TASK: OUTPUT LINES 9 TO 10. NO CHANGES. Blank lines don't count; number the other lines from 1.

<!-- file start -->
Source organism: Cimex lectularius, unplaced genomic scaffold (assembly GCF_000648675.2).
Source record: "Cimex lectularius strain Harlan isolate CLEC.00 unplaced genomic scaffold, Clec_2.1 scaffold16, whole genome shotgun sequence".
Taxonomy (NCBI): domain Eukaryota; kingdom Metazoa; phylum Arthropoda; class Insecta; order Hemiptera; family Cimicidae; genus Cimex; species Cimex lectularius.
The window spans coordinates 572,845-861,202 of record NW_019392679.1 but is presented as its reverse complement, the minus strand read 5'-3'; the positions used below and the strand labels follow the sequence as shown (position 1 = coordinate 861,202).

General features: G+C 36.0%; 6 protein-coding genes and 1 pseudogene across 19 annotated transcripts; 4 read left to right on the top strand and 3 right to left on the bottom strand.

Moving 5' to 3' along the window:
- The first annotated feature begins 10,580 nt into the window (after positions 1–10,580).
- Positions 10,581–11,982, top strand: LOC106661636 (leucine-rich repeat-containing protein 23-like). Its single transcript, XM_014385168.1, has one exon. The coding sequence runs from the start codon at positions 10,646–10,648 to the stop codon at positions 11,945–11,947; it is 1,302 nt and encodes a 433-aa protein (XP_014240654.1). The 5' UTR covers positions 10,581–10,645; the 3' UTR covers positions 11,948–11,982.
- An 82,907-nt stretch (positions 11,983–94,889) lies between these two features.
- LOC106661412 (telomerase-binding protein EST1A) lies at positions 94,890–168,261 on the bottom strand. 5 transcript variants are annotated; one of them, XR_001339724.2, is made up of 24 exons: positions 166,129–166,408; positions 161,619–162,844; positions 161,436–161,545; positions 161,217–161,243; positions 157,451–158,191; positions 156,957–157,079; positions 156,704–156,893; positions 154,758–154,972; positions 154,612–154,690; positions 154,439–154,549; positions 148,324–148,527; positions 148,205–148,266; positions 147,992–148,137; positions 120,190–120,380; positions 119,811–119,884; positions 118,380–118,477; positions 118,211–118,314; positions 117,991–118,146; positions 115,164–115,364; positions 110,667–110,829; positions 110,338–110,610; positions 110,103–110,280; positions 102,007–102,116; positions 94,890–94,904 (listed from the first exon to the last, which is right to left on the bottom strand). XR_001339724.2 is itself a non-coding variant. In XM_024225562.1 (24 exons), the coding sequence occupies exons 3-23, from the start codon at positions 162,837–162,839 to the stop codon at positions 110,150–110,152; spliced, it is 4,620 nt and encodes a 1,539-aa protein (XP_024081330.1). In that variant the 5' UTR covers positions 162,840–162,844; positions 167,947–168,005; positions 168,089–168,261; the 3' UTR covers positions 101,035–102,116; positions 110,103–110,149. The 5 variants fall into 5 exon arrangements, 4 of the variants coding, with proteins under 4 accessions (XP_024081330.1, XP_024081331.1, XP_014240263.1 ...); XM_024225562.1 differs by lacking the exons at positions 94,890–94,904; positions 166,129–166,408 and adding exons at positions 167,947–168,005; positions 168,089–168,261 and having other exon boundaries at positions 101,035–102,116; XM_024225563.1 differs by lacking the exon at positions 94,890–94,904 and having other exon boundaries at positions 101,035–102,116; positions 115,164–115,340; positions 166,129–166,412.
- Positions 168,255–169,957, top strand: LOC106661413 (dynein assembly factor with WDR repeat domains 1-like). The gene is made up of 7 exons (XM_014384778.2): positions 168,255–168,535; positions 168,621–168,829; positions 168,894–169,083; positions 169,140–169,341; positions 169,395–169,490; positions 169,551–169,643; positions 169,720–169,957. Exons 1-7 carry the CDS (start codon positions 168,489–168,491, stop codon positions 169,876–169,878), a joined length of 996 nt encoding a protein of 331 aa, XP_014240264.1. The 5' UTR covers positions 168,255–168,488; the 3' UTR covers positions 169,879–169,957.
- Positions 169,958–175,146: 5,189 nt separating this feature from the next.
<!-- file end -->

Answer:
- An 82,907-nt stretch (positions 11,983–94,889) lies between these two features.
- LOC106661412 (telomerase-binding protein EST1A) lies at positions 94,890–168,261 on the bottom strand. 5 transcript variants are annotated; one of them, XR_001339724.2, is made up of 24 exons: positions 166,129–166,408; positions 161,619–162,844; positions 161,436–161,545; positions 161,217–161,243; positions 157,451–158,191; positions 156,957–157,079; positions 156,704–156,893; positions 154,758–154,972; positions 154,612–154,690; positions 154,439–154,549; positions 148,324–148,527; positions 148,205–148,266; positions 147,992–148,137; positions 120,190–120,380; positions 119,811–119,884; positions 118,380–118,477; positions 118,211–118,314; positions 117,991–118,146; positions 115,164–115,364; positions 110,667–110,829; positions 110,338–110,610; positions 110,103–110,280; positions 102,007–102,116; positions 94,890–94,904 (listed from the first exon to the last, which is right to left on the bottom strand). XR_001339724.2 is itself a non-coding variant. In XM_024225562.1 (24 exons), the coding sequence occupies exons 3-23, from the start codon at positions 162,837–162,839 to the stop codon at positions 110,150–110,152; spliced, it is 4,620 nt and encodes a 1,539-aa protein (XP_024081330.1). In that variant the 5' UTR covers positions 162,840–162,844; positions 167,947–168,005; positions 168,089–168,261; the 3' UTR covers positions 101,035–102,116; positions 110,103–110,149. The 5 variants fall into 5 exon arrangements, 4 of the variants coding, with proteins under 4 accessions (XP_024081330.1, XP_024081331.1, XP_014240263.1 ...); XM_024225562.1 differs by lacking the exons at positions 94,890–94,904; positions 166,129–166,408 and adding exons at positions 167,947–168,005; positions 168,089–168,261 and having other exon boundaries at positions 101,035–102,116; XM_024225563.1 differs by lacking the exon at positions 94,890–94,904 and having other exon boundaries at positions 101,035–102,116; positions 115,164–115,340; positions 166,129–166,412.